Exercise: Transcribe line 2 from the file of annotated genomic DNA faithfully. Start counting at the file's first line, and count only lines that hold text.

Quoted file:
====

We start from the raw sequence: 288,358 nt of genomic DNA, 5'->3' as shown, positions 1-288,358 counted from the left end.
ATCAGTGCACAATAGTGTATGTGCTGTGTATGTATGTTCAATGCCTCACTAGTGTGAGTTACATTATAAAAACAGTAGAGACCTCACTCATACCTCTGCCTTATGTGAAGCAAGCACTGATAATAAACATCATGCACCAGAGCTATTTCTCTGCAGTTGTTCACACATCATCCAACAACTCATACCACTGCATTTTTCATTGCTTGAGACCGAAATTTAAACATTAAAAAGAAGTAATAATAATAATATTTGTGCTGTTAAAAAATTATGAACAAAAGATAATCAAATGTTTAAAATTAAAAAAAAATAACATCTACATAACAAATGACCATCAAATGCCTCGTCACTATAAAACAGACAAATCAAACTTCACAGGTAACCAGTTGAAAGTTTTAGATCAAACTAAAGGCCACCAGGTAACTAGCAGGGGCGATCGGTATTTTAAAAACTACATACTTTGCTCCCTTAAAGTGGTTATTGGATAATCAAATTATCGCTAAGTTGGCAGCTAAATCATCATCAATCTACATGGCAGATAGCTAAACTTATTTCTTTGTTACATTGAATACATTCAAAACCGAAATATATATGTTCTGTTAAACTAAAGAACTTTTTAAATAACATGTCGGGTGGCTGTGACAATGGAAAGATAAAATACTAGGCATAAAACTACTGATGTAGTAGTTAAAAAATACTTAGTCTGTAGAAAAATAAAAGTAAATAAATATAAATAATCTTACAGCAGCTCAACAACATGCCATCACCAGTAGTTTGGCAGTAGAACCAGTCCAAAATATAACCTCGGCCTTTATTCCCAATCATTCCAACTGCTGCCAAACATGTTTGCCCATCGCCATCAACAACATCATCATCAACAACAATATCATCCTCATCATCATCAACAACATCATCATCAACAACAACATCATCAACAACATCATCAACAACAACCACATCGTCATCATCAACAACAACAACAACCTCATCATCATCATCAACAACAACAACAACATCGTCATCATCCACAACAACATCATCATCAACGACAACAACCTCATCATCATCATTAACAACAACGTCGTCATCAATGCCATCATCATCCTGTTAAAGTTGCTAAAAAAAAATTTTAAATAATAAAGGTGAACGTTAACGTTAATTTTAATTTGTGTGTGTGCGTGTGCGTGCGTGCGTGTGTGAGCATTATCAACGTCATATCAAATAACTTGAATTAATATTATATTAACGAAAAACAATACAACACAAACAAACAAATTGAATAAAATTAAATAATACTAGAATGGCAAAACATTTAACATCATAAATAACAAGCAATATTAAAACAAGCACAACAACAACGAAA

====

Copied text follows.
ATCAGTGCACAATAGTGTATGTGCTGTGTATGTATGTTCAATGCCTCACTAGTGTGAGTTACATTATAAAAACAGTAGAGACCTCACTCATACCTCTGCCTTATGTGAAGCAAGCACTGATAATAAACATCATGCACCAGAGCTATTTCTCTGCAGTTGTTCACACATCATCCAACAACTCATACCACTGCATTTTTCATTGCTTGAGACCGAAATTTAAACATTAAAAAGAAGTAATAATAATAATATTTGTGCTGTTAAAAAATTATGAACAAAAGATAATCAAATGTTTAAAATTAAAAAAAAATAACATCTACATAACAAATGACCATCAAATGCCTCGTCACTATAAAACAGACAAATCAAACTTCACAGGTAACCAGTTGAAAGTTTTAGATCAAACTAAAGGCCACCAGGTAACTAGCAGGGGCGATCGGTATTTTAAAAACTACATACTTTGCTCCCTTAAAGTGGTTATTGGATAATCAAATTATCGCTAAGTTGGCAGCTAAATCATCATCAATCTACATGGCAGATAGCTAAACTTATTTCTTTGTTACATTGAATACATTCAAAACCGAAATATATATGTTCTGTTAAACTAAAGAACTTTTTAAATAACATGTCGGGTGGCTGTGACAATGGAAAGATAAAATACTAGGCATAAAACTACTGATGTAGTAGTTAAAAAATACTTAGTCTGTAGAAAAATAAAAGTAAATAAATATAAATAATCTTACAGCAGCTCAACAACATGCCATCACCAGTAGTTTGGCAGTAGAACCAGTCCAAAATATAACCTCGGCCTTTATTCCCAATCATTCCAACTGCTGCCAAACATGTTTGCCCATCGCCATCAACAACATCATCATCAACAACAATATCATCCTCATCATCATCAACAACATCATCATCAACAACAACATCATCAACAACATCATCAACAACAACCACATCGTCATCATCAACAACAACAACAACCTCATCATCATCATCAACAACAACAACAACATCGTCATCATCCACAACAACATCATCATCAACGACAACAACCTCATCATCATCATTAACAACAACGTCGTCATCAATGCCATCATCATCCTGTTAAAGTTGCTAAAAAAAAATTTTAAATAATAAAGGTGAACGTTAACGTTAATTTTAATTTGTGTGTGTGCGTGTGCGTGCGTGCGTGTGTGAGCATTATCAACGTCATATCAAATAACTTGAATTAATATTATATTAACGAAAAACAATACAACACAAACAAACAAATTGAATAAAATTAAATAATACTAGAATGGCAAAACATTTAACATCATAAATAACAAGCAATATTAAAACAAGCACAACAACAACGAAA